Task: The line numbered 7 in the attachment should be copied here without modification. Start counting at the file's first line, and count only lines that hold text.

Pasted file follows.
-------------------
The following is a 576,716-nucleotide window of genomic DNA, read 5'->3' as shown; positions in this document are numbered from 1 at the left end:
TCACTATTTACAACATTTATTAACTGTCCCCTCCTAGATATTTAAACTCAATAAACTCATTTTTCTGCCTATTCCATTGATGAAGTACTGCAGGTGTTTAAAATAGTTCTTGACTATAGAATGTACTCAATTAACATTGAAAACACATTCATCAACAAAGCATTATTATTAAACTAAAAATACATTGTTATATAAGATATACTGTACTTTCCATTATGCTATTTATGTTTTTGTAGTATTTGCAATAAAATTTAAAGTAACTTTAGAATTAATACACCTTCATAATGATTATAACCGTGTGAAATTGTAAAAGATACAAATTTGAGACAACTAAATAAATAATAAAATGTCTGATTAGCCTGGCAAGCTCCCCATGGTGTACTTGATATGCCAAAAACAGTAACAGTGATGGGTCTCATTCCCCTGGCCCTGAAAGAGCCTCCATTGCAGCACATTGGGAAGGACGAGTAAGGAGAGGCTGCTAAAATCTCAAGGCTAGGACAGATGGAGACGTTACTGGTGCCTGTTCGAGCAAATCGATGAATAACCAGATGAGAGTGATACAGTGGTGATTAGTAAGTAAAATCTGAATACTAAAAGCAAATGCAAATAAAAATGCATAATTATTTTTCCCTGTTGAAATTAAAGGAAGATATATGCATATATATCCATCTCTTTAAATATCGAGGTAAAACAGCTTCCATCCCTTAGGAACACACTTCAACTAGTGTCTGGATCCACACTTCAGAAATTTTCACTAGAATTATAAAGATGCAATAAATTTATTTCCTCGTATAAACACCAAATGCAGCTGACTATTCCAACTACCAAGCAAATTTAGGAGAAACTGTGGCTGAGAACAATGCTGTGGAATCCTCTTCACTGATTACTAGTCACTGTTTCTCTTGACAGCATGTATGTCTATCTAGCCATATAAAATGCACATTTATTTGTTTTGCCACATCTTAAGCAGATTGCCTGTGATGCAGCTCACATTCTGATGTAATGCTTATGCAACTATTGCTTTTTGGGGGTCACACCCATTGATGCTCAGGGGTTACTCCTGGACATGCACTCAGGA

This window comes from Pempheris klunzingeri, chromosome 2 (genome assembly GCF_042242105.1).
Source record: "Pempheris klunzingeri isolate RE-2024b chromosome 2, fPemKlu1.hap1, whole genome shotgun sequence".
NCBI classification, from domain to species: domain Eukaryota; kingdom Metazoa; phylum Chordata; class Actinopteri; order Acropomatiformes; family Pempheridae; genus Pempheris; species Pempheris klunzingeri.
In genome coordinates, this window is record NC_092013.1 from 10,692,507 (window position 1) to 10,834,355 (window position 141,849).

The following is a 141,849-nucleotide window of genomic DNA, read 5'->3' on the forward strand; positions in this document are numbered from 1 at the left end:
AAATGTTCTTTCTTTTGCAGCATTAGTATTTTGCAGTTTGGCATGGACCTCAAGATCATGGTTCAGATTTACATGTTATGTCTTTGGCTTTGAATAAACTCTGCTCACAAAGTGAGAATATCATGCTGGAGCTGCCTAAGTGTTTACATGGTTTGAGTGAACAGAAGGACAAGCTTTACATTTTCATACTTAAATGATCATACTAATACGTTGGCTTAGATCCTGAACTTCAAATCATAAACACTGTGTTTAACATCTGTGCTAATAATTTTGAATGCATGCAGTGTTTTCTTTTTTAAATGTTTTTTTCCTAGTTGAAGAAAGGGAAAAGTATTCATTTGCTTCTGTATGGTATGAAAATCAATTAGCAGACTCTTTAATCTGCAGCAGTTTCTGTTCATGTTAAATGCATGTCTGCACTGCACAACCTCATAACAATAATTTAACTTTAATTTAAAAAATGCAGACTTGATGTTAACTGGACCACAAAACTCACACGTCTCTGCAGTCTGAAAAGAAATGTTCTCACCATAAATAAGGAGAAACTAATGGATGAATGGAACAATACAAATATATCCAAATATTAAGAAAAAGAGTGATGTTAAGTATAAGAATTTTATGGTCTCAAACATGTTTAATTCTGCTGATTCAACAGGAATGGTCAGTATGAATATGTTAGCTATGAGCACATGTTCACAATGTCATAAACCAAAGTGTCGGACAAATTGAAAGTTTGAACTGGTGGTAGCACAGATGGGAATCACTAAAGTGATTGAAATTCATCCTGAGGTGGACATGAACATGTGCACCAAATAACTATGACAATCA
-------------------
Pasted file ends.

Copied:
The following is a 141,849-nucleotide window of genomic DNA, read 5'->3' on the forward strand; positions in this document are numbered from 1 at the left end: